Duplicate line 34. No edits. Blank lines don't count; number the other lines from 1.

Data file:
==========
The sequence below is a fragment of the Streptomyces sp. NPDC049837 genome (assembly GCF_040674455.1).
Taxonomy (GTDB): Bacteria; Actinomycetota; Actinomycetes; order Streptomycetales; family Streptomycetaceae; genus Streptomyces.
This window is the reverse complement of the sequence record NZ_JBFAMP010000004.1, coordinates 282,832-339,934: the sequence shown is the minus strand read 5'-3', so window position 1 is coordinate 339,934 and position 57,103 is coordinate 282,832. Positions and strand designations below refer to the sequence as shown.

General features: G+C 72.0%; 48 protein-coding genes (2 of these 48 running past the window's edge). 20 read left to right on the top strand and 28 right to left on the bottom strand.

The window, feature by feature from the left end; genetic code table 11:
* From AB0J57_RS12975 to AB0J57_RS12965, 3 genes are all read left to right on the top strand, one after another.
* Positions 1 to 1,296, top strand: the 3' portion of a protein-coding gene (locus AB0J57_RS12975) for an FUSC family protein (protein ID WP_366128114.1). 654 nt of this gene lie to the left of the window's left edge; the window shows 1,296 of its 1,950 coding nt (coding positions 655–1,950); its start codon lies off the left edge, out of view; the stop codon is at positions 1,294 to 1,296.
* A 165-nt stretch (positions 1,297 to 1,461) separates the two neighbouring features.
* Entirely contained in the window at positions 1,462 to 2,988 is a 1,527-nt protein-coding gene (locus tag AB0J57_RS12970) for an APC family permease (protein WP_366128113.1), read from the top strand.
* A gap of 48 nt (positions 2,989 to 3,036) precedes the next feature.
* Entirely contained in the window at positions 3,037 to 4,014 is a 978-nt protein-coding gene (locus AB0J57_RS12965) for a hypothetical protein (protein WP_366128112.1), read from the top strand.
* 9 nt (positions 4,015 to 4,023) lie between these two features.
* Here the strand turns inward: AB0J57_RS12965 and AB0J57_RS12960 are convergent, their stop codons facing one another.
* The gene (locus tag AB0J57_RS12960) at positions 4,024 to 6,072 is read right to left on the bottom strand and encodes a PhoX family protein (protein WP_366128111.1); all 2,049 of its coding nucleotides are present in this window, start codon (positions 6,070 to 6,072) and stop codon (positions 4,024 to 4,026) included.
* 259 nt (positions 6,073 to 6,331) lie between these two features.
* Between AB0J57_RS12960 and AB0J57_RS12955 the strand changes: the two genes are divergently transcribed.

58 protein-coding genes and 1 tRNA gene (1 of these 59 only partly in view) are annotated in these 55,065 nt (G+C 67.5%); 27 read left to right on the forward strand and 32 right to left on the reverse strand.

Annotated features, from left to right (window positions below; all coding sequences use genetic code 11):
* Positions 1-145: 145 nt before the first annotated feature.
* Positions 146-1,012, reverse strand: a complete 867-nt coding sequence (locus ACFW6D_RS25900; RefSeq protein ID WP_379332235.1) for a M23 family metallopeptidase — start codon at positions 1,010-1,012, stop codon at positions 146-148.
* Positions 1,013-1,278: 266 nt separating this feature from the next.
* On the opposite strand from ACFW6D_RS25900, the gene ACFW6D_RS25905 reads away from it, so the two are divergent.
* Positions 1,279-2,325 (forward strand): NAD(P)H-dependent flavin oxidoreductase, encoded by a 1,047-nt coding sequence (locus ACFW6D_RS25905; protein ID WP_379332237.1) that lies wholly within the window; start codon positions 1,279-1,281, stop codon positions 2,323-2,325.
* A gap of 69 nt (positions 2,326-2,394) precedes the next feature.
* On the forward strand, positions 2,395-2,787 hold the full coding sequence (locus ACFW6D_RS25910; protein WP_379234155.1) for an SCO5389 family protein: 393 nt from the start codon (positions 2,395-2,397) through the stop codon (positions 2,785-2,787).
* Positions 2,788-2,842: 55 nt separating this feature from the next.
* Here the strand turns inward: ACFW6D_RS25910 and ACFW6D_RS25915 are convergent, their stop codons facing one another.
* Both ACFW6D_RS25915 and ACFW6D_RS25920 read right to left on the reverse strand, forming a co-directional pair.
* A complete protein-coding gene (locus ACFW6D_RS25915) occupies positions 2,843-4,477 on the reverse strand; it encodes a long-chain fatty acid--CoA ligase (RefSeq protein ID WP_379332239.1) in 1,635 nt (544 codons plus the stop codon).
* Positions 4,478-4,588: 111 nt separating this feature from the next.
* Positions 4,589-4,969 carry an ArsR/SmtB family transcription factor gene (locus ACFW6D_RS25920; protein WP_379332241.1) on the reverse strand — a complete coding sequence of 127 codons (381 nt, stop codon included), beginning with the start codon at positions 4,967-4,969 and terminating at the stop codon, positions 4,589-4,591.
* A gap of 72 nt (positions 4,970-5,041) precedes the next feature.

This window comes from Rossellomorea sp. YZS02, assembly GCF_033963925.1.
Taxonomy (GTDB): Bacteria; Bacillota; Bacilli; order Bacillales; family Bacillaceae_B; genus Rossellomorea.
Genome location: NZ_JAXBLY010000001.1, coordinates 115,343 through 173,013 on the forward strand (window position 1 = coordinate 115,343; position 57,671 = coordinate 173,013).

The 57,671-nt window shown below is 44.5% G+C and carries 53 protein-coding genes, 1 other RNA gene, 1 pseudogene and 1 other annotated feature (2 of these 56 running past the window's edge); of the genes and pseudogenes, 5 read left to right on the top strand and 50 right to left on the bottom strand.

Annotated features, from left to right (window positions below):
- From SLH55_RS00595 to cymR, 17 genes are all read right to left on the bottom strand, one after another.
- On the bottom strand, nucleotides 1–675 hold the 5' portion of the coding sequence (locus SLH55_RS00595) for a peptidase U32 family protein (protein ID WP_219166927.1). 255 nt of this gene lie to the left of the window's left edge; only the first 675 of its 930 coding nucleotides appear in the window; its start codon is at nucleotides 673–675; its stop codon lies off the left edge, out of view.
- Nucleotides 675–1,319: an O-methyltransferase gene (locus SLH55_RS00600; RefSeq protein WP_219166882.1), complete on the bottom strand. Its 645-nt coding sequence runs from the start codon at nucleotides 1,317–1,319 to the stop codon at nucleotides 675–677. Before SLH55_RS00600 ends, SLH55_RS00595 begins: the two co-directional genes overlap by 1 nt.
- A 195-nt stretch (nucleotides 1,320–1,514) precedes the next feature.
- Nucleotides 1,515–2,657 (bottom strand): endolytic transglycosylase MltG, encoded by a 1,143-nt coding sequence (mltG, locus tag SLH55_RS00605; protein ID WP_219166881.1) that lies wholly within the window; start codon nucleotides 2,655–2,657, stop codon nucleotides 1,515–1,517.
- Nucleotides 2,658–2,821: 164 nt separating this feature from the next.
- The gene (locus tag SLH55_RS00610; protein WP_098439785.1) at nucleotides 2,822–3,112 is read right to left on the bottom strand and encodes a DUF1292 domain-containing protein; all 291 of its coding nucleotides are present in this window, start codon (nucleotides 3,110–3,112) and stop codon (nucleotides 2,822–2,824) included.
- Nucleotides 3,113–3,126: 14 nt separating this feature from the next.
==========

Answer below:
Taxonomy (GTDB): Bacteria; Bacillota; Bacilli; order Bacillales; family Bacillaceae_B; genus Rossellomorea.